A 7,450-acre riverine impoundment called Cheatham Reservoir meanders through Nashville before reaching Ashland City, Tennessee. There are sixteen public boat access points that are open to the public and cost nothing. Two marinas, Rock Harbor Marina, and the Commodore Yacht Club, provide amenities including restaurant service, boat rentals, and gasoline. The best fish to catch are walleye, sauger, largemouth bass, white bass, catfish, and rainbow trout.
4. Lake Marrowbone
Marrowbone is a little, 60-acre lake near Joelton, Tennessee, that is accessible from dawn till dusk every day. Nashville is just 19 miles away. There are no admission fees, and the park rangers manage the free parking. The abundance of fish species, including trout, bass, and channel catfish, together with the little lake’s well-maintained fishing piers, launch ramps, and an on-site bait store make it a natural paradise for anglers. To fish, visitors require a permit, which is often available for purchase on-site. Trolling motor, battery, and boat rentals are also offered. In addition to fishing, the lake itself is magnificent. The lake is surrounded by picturesque hiking paths, a picnic area with tables, and even a fine dining restaurant. The trip to the lake is marked by winding roads with deep-green, lush flora.
5. Broad Lake
The 1,368-acre Radnor Lake State Park is a Class II Natural Area and is under protection. Its wealth of options for animal observation, environmental education initiatives, hiking opportunities, and urban setting make it special. The Otter Creek Road route is the only place where pets, running, and cycling are permitted. All-terrain wheelchair users may access the Lake Trail. Canoe floats, wildflower walks, astronomy night hikes, nature hikes, lectures on snakes, off-trail land acquisition excursions, and bird of prey hikes are just a few of the ranger-led activities scheduled throughout the year.
6. Tims Ford Lake
The 3,546-acre Tims Ford State Park is situated on the Tims Ford Reservoir in south-central Tennessee, in the shadow of the Cumberland Plateau. The Tims Ford Lake is recognized as one of the best bass fishing and recreational lakes in the Southeast and is also one of Tennessee’s most beautiful lakes.
A leased facility within Tims Ford State Park, Lake View Marina offers pontoon boat rentals along with a boat launch and courtesy dock. In addition, the marina has a snack bar, a bait store, and a fish cleaning station. A limited number of boats and kayaks are available for hire. In close proximity to Tims Ford and approximately six and a half miles from the park headquarters is the Holiday Landing Resort and Marina, another leased business. They provide a full-service marina with rents for slips, fuel, and pontoon boats. The renowned Blue Gill Grill, a seasonal eatery, is located here. Call 931-455-3151 for further details.
7. Center Hill Lake
The 64-mile man-made lake, located about 60 miles east of Nashville, spans DeKalb, Putnam, White, and Warren counties. It is distinguished by natural elements including sandstone bluffs and several waterfalls, giving it the ideal location to spend time getting back in touch with nature. Due to the variety of fish species there, including several bass species and numerous others including sunfish, walleye, and catfish, it is very well-liked among fishermen. Fishing permits may be obtained through state-wide outdoor businesses as well as online via the Tennessee Wildlife Resource Agency. The Hidden Harbor Marina, which is next to the lake, rents houseboats, pontoon boats, and fishing boats. Because there are camping areas, tourists may always use their stay as a camping trip rather than a day excursion. The lake provides many types of passes, including a $5 day ticket, a $80 lifetime senior permit, and even a free yearly pass for children.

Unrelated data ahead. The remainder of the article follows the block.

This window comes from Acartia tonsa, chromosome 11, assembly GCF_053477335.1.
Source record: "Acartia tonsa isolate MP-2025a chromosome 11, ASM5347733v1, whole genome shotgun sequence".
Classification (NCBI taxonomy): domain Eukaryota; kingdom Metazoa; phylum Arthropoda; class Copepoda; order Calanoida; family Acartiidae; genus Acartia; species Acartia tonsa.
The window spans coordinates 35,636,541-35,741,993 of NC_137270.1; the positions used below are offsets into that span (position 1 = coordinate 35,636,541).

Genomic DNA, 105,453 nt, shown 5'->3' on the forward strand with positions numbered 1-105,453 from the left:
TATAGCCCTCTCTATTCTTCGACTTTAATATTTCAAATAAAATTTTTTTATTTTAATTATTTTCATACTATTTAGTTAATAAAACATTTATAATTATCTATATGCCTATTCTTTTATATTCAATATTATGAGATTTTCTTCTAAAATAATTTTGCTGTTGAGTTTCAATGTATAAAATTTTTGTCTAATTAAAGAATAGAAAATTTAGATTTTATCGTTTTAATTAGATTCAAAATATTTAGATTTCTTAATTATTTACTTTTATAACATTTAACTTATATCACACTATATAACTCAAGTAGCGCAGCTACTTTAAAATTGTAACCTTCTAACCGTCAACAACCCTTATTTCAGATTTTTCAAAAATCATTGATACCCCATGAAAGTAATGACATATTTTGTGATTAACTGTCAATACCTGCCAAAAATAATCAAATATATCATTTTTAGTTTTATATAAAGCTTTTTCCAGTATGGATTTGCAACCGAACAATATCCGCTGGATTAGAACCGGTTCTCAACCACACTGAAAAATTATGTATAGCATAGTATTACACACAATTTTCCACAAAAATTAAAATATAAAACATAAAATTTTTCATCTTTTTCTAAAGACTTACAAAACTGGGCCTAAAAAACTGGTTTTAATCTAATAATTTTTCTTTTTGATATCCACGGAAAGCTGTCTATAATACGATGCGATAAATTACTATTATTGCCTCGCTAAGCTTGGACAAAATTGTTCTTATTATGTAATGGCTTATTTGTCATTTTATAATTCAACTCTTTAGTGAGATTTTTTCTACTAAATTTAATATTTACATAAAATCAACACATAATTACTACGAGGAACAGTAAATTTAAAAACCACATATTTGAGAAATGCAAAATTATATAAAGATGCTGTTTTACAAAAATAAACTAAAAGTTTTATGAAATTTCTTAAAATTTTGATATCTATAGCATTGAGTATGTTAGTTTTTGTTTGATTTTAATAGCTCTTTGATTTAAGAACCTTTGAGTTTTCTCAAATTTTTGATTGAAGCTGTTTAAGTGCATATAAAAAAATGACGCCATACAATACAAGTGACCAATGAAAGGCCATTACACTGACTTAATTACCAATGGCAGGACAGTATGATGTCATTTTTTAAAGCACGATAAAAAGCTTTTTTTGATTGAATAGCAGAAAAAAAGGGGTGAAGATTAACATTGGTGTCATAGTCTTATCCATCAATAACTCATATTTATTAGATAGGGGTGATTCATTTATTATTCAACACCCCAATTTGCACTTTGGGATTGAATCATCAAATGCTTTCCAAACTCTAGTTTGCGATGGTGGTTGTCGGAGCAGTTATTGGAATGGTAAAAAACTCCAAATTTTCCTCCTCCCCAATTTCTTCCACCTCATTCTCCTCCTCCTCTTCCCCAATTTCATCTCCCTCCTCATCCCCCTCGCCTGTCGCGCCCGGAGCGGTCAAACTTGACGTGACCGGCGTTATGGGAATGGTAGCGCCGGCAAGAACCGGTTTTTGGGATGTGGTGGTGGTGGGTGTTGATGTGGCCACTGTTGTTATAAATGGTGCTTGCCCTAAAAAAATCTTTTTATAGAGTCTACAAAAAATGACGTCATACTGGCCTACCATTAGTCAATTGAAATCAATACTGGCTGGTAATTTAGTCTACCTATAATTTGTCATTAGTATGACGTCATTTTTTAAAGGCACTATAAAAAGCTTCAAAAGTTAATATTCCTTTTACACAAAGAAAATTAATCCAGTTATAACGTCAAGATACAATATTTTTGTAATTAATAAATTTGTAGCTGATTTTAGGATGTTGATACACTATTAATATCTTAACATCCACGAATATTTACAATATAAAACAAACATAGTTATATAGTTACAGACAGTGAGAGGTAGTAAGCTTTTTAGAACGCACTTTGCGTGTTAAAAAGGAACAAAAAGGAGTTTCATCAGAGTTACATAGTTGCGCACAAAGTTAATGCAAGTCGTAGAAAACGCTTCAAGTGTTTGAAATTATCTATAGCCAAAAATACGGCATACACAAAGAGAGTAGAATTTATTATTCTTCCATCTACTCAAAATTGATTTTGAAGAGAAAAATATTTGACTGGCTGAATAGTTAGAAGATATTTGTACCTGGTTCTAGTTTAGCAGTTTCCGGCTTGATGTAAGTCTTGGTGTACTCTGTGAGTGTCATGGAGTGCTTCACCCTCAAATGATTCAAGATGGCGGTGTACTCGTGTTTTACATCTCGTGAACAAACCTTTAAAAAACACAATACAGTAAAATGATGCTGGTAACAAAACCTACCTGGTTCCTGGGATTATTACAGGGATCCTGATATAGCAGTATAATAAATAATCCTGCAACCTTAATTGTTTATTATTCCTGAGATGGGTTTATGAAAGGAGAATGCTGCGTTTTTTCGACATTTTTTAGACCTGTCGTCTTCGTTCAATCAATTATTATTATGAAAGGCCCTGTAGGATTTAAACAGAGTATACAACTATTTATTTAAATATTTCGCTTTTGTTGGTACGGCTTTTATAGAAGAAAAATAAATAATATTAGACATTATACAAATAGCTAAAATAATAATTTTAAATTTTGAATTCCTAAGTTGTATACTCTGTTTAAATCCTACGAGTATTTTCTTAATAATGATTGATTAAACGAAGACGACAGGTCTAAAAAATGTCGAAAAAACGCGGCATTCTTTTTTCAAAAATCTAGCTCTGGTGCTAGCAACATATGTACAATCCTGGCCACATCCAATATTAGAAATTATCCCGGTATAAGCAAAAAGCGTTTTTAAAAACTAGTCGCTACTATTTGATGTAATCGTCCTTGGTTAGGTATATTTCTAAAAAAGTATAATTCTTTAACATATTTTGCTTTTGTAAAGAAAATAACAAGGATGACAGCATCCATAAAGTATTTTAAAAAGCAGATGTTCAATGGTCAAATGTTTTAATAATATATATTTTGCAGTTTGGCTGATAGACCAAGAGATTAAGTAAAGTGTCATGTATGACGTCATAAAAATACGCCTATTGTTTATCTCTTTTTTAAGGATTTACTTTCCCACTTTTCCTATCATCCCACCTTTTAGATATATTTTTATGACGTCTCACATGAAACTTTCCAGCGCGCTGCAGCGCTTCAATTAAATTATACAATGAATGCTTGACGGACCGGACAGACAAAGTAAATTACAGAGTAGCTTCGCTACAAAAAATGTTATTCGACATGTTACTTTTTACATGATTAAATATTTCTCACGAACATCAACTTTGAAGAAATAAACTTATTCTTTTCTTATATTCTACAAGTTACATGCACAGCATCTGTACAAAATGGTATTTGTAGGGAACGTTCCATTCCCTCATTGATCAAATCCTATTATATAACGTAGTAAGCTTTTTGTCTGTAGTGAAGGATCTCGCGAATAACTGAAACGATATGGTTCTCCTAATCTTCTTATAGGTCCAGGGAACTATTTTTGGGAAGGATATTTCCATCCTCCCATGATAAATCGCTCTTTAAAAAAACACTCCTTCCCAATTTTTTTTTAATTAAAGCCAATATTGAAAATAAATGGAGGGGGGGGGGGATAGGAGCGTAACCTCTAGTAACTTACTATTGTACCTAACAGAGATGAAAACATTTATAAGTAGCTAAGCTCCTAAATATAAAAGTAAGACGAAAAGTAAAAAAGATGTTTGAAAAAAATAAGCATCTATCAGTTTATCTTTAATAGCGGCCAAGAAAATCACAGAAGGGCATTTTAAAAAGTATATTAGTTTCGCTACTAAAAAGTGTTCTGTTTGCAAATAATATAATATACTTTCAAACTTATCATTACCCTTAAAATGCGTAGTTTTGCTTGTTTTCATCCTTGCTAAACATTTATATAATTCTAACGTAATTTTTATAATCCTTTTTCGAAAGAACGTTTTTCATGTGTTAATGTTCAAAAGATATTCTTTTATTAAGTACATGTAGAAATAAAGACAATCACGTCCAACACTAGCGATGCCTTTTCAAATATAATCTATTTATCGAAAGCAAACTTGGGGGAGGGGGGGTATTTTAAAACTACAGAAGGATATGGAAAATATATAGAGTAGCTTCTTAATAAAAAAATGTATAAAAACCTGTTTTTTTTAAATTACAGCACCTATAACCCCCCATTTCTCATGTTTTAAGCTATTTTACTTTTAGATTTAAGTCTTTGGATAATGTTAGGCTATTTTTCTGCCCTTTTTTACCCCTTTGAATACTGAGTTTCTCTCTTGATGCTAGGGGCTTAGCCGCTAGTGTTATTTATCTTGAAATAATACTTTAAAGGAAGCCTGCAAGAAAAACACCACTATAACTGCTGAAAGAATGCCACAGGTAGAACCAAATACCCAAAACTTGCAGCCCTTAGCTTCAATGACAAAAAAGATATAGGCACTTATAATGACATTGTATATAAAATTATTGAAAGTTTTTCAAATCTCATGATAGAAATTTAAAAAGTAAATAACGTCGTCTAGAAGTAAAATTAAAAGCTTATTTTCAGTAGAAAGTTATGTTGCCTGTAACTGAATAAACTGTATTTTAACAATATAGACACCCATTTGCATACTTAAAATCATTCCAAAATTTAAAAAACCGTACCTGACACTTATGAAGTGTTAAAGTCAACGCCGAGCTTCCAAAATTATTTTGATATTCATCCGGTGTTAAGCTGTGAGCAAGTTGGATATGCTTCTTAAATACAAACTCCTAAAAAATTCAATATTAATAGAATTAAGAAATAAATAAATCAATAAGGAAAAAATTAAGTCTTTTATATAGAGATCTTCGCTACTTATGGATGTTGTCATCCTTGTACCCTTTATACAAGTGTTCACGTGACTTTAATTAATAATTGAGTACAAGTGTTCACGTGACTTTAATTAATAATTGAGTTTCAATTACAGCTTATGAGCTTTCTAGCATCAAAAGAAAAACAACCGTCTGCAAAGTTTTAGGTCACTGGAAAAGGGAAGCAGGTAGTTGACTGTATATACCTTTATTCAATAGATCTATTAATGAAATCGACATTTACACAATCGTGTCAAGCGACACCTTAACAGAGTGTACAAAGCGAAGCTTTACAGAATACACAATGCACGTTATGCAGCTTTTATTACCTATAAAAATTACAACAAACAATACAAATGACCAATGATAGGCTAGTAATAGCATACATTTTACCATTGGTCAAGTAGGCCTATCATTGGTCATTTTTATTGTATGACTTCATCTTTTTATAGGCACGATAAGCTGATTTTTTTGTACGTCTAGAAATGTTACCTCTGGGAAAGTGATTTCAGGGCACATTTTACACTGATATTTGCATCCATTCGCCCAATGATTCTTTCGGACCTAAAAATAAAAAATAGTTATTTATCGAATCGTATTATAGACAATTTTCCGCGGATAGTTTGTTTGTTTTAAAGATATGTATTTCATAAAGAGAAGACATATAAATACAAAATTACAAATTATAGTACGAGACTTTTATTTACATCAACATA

8. Pickwick Lake
Pickwick Landing State Park is situated in Hardin County, 14 miles south of Savannah, next to Pickwick Dam. The lake and river, known for their outstanding water sports, provide boating, swimming, fishing, and a marina. A resort and restaurant, cottages, and campsites are available as lodging options in the park. In addition to water activities, visitors take pleasure in tennis, golf, birdwatching, picnics, disc golf, and nature hikes. 1,416 acres of wooded hills and hollows make up the park.
Each of the 119 rooms at The Lodge at Pickwick Landing offers a lovely view of the lake. Cabin & Lodge (hotel) customers get exclusive use of an indoor pool and an outdoor pool. The Lodge offers a dining area, gift store, laundry rooms, conference rooms, and workout facilities.
Tennessee River Catfish and smallmouth bass are both prized species in Pickwick Lake. Fish including crappie, bluegill, white bass, stripes, and sauger are known to bite all year round. Here are some of the largest fishing competitions. A difficult golf course with eight holes that include water is located in the park and is bordered by trees. The golf course, first opened in May 1973, is a popular among both residents and tourists. Additionally, Pickwick Landing has three public swimming beaches. The three beaches—Circle Beach, Sandy Beach, and Bruton Branch Primitive Area—are all inside the park’s day-use area. At Pickwick, there are almost two kilometers of public swimming beaches.
9. Cordell Hull Lake
A lake called Cordell Hull Lake is located along the Cumberland River in north-central Tennessee, not far from Carthage and approximately 40 miles east of Nashville. It is around 12,000 acres in size. It provides a wide range of outdoor leisure opportunities, such as camping, boating, fishing, picnicking, hiking, biking, and horseback riding routes, as well as animal watching. Defeated Creek Campground and Salt Lick Creek Campground are the two campsites available. They have three day-use places: Defeated Creek Day-Use Area, Wartrace Creek Day-Use Area, and Roaring River Day-Use Area, all of which include swim beaches, picnic spaces, and play areas. Located in Smith, Jackson, and Putnam counties, which are an hour east of Nashville, is the Cordell Hull Lake and Resource Manager’s Office/Welcome Center.
10. Kendal Lake
Tennessee’s Bedford County is home to Coy Gaithers Bedford Lake. The lake is located around 14 miles east of Shelbyville and Wartrace, Tennessee. Visitors may picnic by the lake’s 47 acres, and fishing amenities include a boat launch pad, fishing pier, and fish attractors.
This is the list of all rivers in Nashville along with the list of lakes. If you are searching for summer adventures, we strongly encourage to take a look at these and get the most out of your experience.